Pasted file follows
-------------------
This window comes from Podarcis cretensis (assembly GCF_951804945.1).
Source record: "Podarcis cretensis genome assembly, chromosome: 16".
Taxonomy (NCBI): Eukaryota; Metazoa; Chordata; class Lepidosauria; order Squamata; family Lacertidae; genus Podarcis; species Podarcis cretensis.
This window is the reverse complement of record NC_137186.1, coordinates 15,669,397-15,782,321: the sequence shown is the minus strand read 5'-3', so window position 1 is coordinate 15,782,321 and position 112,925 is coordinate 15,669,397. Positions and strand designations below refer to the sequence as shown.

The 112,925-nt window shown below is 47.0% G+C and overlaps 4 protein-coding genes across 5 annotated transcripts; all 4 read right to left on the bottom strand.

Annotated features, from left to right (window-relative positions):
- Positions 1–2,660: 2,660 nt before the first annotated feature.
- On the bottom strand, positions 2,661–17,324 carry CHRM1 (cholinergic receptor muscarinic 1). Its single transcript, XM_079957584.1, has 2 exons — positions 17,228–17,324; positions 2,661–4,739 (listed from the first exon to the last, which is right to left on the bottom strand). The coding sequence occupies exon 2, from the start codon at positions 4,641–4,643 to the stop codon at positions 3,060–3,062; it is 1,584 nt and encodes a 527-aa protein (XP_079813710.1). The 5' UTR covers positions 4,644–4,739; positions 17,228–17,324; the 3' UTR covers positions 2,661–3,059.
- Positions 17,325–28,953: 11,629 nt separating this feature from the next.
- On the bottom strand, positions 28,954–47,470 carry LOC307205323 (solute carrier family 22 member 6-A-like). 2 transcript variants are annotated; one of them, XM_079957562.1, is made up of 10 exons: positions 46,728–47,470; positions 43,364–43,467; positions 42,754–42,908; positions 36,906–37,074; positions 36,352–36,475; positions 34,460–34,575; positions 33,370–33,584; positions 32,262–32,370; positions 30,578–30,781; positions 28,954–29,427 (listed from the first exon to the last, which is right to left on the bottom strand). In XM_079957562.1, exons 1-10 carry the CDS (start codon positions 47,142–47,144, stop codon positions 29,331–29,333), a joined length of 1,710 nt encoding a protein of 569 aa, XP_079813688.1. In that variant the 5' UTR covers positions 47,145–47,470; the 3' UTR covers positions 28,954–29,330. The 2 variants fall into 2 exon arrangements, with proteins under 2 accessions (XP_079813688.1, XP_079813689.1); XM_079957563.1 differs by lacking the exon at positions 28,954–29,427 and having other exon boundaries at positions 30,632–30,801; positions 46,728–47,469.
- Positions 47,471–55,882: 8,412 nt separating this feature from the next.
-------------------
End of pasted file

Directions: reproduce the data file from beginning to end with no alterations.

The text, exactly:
This window comes from Podarcis cretensis (assembly GCF_951804945.1).
Source record: "Podarcis cretensis genome assembly, chromosome: 16".
Taxonomy (NCBI): Eukaryota; Metazoa; Chordata; class Lepidosauria; order Squamata; family Lacertidae; genus Podarcis; species Podarcis cretensis.
This window is the reverse complement of record NC_137186.1, coordinates 15,669,397-15,782,321: the sequence shown is the minus strand read 5'-3', so window position 1 is coordinate 15,782,321 and position 112,925 is coordinate 15,669,397. Positions and strand designations below refer to the sequence as shown.

The 112,925-nt window shown below is 47.0% G+C and overlaps 4 protein-coding genes across 5 annotated transcripts; all 4 read right to left on the bottom strand.

Annotated features, from left to right (window-relative positions):
- Positions 1–2,660: 2,660 nt before the first annotated feature.
- On the bottom strand, positions 2,661–17,324 carry CHRM1 (cholinergic receptor muscarinic 1). Its single transcript, XM_079957584.1, has 2 exons — positions 17,228–17,324; positions 2,661–4,739 (listed from the first exon to the last, which is right to left on the bottom strand). The coding sequence occupies exon 2, from the start codon at positions 4,641–4,643 to the stop codon at positions 3,060–3,062; it is 1,584 nt and encodes a 527-aa protein (XP_079813710.1). The 5' UTR covers positions 4,644–4,739; positions 17,228–17,324; the 3' UTR covers positions 2,661–3,059.
- Positions 17,325–28,953: 11,629 nt separating this feature from the next.
- On the bottom strand, positions 28,954–47,470 carry LOC307205323 (solute carrier family 22 member 6-A-like). 2 transcript variants are annotated; one of them, XM_079957562.1, is made up of 10 exons: positions 46,728–47,470; positions 43,364–43,467; positions 42,754–42,908; positions 36,906–37,074; positions 36,352–36,475; positions 34,460–34,575; positions 33,370–33,584; positions 32,262–32,370; positions 30,578–30,781; positions 28,954–29,427 (listed from the first exon to the last, which is right to left on the bottom strand). In XM_079957562.1, exons 1-10 carry the CDS (start codon positions 47,142–47,144, stop codon positions 29,331–29,333), a joined length of 1,710 nt encoding a protein of 569 aa, XP_079813688.1. In that variant the 5' UTR covers positions 47,145–47,470; the 3' UTR covers positions 28,954–29,330. The 2 variants fall into 2 exon arrangements, with proteins under 2 accessions (XP_079813688.1, XP_079813689.1); XM_079957563.1 differs by lacking the exon at positions 28,954–29,427 and having other exon boundaries at positions 30,632–30,801; positions 46,728–47,469.
- Positions 47,471–55,882: 8,412 nt separating this feature from the next.